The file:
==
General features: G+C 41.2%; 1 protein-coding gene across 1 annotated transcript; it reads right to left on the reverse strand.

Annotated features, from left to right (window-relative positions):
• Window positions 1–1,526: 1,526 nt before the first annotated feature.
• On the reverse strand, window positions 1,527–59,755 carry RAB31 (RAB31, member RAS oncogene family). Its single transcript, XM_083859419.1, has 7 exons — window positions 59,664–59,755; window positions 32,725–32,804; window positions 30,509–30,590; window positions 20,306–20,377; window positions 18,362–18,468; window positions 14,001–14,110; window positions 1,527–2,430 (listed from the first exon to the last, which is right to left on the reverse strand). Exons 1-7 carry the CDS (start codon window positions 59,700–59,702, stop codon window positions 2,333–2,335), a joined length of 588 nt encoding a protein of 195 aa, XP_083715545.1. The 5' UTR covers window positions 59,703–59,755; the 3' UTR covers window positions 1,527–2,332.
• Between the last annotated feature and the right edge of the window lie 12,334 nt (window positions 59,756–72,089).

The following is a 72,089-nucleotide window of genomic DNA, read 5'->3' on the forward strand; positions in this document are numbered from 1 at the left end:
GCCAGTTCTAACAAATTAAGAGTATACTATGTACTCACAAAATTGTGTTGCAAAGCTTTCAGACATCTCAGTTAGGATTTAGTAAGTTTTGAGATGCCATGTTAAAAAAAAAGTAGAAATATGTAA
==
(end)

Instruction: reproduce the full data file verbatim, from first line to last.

General features: G+C 41.2%; 1 protein-coding gene across 1 annotated transcript; it reads right to left on the reverse strand.

Annotated features, from left to right (window-relative positions):
• Window positions 1–1,526: 1,526 nt before the first annotated feature.
• On the reverse strand, window positions 1,527–59,755 carry RAB31 (RAB31, member RAS oncogene family). Its single transcript, XM_083859419.1, has 7 exons — window positions 59,664–59,755; window positions 32,725–32,804; window positions 30,509–30,590; window positions 20,306–20,377; window positions 18,362–18,468; window positions 14,001–14,110; window positions 1,527–2,430 (listed from the first exon to the last, which is right to left on the reverse strand). Exons 1-7 carry the CDS (start codon window positions 59,700–59,702, stop codon window positions 2,333–2,335), a joined length of 588 nt encoding a protein of 195 aa, XP_083715545.1. The 5' UTR covers window positions 59,703–59,755; the 3' UTR covers window positions 1,527–2,332.
• Between the last annotated feature and the right edge of the window lie 12,334 nt (window positions 59,756–72,089).

The following is a 72,089-nucleotide window of genomic DNA, read 5'->3' on the forward strand; positions in this document are numbered from 1 at the left end:
GCCAGTTCTAACAAATTAAGAGTATACTATGTACTCACAAAATTGTGTTGCAAAGCTTTCAGACATCTCAGTTAGGATTTAGTAAGTTTTGAGATGCCATGTTAAAAAAAAAGTAGAAATATGTAA